To confirm that the bacterially induced activation of pain neurons was the critical first step in disabling the brain’s defenses, the researchers carried out experiments to see what would happen to infected mice lacking pain neurons. They found that mice without pain neurons developed less severe brain infections when exposed to the two types of bacteria known to cause meningitis. The meninges of these mice demonstrated high levels of immune cells to combat the bacteria. By contrast, the meninges of mice with intact pain neurons showed weaker immune responses and far fewer activated immune cells, demonstrating that neurons get hijacked by bacteria to subvert immune protection.

To confirm that CGRP was the activating signal, the researchers compared the levels of CGRP in the meningeal tissue of infected mice with intact pain neurons and the meningeal tissue of mice lacking pain neurons. The results showed that the brain cells of mice lacking pain neurons had barely detectable levels of CGRP and few signs of bacterial presence. “Nociceptor ablation resulted in reduced brain invasion and pathology, and was associated with an increased number of meningeal immune cells,” the researchers added. By contrast, meningeal cells of infected mice with intact pain neurons showed markedly elevated levels of both CGRP and more bacteria.

In another experiment, the investigators used a chemical to block the RAMP1 receptor, preventing it from communicating with CGRP, the chemical released by activated pain neurons. The RAMP1 blocker worked both as preventive treatment before infection and as a treatment once infection had occurred. Mice pretreated with RAMP1 blockers showed reduced bacterial presence in the meninges. Likewise, mice that received RAMP1 blockers several hours after infection and regularly thereafter had milder symptoms and were more capable of clearing bacteria, compared with untreated animals. “Macrophage-specific RAMP1 deficiency or pharmacological blockade of RAMP1 enhanced immune responses and bacterial clearance in the meninges and brain,” the team wrote. The experiments suggest treatment using drugs that block either CGRP or RAMP1 could allow immune cells to do their job properly and increase the brain’s border defences.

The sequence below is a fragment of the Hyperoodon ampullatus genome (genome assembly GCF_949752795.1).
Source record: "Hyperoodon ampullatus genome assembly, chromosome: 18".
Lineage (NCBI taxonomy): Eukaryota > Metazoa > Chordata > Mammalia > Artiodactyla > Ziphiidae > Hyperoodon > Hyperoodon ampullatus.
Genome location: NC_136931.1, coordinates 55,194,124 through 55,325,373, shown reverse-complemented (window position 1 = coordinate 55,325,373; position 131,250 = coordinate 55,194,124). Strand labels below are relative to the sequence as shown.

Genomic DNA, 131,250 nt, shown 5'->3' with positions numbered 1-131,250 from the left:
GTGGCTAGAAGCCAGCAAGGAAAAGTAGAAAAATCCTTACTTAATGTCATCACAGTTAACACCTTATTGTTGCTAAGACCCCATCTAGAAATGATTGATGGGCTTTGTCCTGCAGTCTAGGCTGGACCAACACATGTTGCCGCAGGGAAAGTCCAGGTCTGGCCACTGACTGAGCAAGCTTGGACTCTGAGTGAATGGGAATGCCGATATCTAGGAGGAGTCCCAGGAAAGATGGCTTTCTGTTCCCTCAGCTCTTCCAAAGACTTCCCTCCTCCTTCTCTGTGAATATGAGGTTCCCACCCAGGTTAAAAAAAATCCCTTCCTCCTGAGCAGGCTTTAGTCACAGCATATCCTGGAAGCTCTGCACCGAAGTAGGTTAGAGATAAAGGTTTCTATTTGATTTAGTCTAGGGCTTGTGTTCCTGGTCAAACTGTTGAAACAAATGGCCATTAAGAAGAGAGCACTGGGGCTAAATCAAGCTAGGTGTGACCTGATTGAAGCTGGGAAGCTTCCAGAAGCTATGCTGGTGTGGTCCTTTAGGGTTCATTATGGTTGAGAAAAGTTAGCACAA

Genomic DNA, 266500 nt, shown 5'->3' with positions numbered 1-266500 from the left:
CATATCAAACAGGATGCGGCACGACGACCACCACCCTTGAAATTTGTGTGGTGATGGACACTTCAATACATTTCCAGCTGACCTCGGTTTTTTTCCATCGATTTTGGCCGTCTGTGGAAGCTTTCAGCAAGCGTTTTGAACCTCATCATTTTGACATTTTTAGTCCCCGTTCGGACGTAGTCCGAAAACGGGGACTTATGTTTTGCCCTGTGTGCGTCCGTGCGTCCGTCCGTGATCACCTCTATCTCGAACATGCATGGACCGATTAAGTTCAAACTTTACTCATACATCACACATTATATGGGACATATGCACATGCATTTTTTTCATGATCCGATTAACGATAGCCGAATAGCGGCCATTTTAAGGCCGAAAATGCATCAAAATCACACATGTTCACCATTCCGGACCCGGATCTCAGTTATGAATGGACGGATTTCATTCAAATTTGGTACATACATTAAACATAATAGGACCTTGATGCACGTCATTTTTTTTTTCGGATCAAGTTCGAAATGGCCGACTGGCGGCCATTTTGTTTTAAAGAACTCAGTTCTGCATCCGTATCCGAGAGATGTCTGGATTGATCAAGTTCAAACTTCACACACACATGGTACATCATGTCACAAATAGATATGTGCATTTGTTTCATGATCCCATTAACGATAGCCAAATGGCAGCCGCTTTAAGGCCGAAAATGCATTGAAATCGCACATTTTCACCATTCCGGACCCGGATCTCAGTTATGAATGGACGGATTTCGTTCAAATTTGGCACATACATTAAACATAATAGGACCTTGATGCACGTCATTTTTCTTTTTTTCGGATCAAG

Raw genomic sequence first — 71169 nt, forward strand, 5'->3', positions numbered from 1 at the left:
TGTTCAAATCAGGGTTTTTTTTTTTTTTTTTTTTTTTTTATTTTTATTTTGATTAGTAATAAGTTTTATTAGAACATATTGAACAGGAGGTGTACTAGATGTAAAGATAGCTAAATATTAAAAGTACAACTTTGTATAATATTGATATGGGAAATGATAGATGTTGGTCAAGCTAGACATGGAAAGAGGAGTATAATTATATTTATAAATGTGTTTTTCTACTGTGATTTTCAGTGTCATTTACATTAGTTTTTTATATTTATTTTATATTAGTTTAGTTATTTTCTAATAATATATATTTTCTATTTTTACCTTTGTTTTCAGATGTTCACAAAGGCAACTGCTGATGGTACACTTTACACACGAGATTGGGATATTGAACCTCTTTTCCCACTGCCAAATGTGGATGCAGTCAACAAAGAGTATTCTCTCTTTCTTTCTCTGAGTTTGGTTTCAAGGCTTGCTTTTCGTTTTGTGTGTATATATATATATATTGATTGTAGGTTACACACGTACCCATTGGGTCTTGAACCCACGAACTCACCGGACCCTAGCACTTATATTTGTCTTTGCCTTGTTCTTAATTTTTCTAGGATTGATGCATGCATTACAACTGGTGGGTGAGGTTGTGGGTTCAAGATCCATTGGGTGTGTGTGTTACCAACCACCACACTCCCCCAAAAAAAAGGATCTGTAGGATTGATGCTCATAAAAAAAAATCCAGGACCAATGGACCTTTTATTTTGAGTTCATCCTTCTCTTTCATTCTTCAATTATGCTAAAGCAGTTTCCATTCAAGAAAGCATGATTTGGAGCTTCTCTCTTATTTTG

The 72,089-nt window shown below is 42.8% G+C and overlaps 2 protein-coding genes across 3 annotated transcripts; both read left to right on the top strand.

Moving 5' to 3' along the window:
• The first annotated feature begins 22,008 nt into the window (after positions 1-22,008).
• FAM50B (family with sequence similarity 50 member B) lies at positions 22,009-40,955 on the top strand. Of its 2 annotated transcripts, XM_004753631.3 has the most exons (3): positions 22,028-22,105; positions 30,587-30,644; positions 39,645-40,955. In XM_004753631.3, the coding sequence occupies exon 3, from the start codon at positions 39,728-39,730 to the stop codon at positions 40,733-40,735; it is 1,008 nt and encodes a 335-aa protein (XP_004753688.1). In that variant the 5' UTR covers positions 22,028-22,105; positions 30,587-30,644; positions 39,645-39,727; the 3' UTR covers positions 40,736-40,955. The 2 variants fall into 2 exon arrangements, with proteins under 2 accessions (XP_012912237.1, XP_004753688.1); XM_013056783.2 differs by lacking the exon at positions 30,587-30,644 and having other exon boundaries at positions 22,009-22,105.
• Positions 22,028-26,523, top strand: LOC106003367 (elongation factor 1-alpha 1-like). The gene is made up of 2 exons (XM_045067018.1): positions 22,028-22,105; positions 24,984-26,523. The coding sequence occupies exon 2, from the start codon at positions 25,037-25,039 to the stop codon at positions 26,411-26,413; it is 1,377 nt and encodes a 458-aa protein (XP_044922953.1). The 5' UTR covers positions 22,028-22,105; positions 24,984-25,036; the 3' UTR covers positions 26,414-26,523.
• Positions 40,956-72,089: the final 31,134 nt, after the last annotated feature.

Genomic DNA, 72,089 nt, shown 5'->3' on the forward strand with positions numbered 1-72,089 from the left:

Compounds that block CGRP and RAMP1 are found in widely used drugs to treat migraine, a condition believed to originate in the top dura mater meningeal layer. Could these compounds become the basis for new medicines to treat meningitis? It’s a question the researchers say merits further investigation. “RAMP1 antagonists and antibodies against CGRP are currently used for the prevention and treatment of migraine,” the investigators noted. “Our observation that treatment with a RAMP1 antagonist ameliorated bacterial meningitis in mice holds potential for therapeutic translation.”

One line of future research could examine whether CGRP and RAMP1 blockers could be used in conjunction with antibiotics to treat meningitis and augment protection. “Anything we find that could impact treatment of meningitis during the earliest stages of infection before the disease escalates and spreads could be helpful either to decrease mortality or minimize the subsequent damage,” Pinho-Ribeiro said.

More broadly, the direct physical contact between immune cells and nerve cells in the meninges offers tantalizing new avenues for research. “… our study suggests that nociceptors could affect the function of the CNS and play parts beyond bacterial meningitis,” the scientists wrote. “Future research could lead to the development of treatments for infections and other CNS diseases by targeting the somatosensory nervous system.”

In summary, they commented, “Overall, our data uncover a nociceptive neuroimmune axis in the meninges and reveal how bacterial pathogens exploit this signalling pathway to evade antimicrobial immunity … we showed that S. pneumoniae and S. agalactiae, two bacterial pathogens, activate nociceptors to promote meningeal and brain invasion, thereby linking neurons to the pathogenesis of bacterial meningitis.”

Chiu added, “There has to be an evolutionary reason why macrophages and pain neurons reside so closely together. With our study, we’ve gleaned what happens in the setting of bacterial infection, but beyond that, how do they interact during viral infection, in the presence of tumor cells, or the setting of brain injury? These are all important and fascinating future questions.”